Sheep ranchers: Please do not “rescue” livestock guard dogs; leave them in the woods to protect sheep from predators

Cory Peavey with two of his Great Pyrenees guard dogs

NEWS RELEASE – For Immediate Release
Contact: Steve Stuebner, media inquiries, 208-484-0295, Renee Kehler, Range Conservationist, Sawtooth National Forest, 208-764-3474

FAIRFIELD – (Aug. 31, 2020) – There have been a number of incidents lately where people have picked up expensive livestock guardian dogs – often large white Great Pyrenees dogs – thinking they are lost or have been abandoned, when in fact, they should be left alone to protect sheep herds, officials said Monday.

Sheep ranchers and Forest Service officials say this is an emerging problem that’s increasing across Southern Idaho.

Guard dogs are there to protect livestock from predators like coyotes, mountain lions, black bears and wolves. Taking a guard dog out of the woods or the range is a no-no, similar to taking what might look like an orphaned fawn from its mother.

“I realize that everybody has their own best intentions, but you shouldn’t be taking a guard dog out of its environment, bringing it home, causing undue stress, and exposing it to unnecessary domestication,” says Cory Peavey, a Blaine County sheep rancher, who has had his dogs hauled away to an animal shelter by mistake.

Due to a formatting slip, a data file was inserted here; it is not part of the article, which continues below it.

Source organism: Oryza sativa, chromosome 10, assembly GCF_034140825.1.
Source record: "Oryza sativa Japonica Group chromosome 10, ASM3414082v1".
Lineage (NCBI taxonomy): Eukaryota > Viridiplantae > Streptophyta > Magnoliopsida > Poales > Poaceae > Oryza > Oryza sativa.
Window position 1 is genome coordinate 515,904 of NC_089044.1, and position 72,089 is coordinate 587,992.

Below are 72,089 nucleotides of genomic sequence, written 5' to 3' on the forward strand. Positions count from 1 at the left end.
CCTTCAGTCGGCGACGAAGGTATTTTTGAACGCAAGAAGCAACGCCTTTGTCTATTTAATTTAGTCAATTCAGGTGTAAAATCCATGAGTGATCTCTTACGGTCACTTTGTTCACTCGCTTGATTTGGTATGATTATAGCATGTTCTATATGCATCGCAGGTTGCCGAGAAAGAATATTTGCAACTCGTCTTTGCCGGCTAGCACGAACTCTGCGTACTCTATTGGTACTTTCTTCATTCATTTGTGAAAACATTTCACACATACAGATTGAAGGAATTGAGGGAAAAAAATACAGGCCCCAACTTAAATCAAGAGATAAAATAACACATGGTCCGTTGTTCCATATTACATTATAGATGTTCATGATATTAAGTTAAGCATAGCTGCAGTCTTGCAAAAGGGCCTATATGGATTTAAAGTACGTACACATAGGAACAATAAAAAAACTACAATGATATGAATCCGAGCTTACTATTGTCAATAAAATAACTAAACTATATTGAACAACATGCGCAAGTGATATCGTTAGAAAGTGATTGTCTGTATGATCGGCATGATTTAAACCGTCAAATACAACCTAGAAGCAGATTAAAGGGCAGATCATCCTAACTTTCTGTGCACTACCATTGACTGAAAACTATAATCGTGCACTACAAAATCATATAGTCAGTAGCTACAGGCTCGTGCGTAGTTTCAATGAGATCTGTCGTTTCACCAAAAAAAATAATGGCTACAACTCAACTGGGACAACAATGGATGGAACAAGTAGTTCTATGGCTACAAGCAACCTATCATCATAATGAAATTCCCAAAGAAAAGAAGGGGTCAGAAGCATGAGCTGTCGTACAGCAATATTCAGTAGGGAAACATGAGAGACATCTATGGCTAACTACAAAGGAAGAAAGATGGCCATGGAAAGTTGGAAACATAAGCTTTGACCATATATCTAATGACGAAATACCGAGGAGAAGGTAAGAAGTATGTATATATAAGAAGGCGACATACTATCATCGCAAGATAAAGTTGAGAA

“Out of respect for the dog and the rancher, it’s better to leave them where they are,” Peavey says. “Even if they might look lost, they know the way.”

John Noh with Noh Sheep Company in Kimberly has had his guard dogs picked up by people who thought the dog was lost, and they ended up at a shelter in the Wood River Valley, forcing Noh to spend hours of down time to go fetch the dog and return it to his sheep flocks.

“These are working dogs that ranchers rely on to non-lethally protect their sheep from predators,” Noh says. “For people to take these animals out of the woods that ranchers have spent hundreds and hundreds of dollars feeding and training is wrong.”

Renee Kehler, Range Conservationist for the Sawtooth National Forest, said there have been a number of guard dogs picked up by people thinking they were lost or needed attention. “It’s been happening a lot lately,” Kehler says. “Please treat them like livestock and leave them alone.”

If people have questions, they should call the Forest Service local office to report any issues and let the range specialists contact the ranchers to check to see if there are any issues or concerns, she said.

Often livestock guard dogs have a collar with a name and phone number on them. If they have questions, they also could call those numbers to see if the dog is lost.

“For me, I’d appreciate a phone call over taking my dog,” Peavey says.


Livestock guard dogs usually have I.D. tags with a phone number to call if you think the dog has been lost or abandoned. The green tags on these dogs indicates the dog’s name and a phone number to call. They belong to Emmett sheep rancher John Peterson.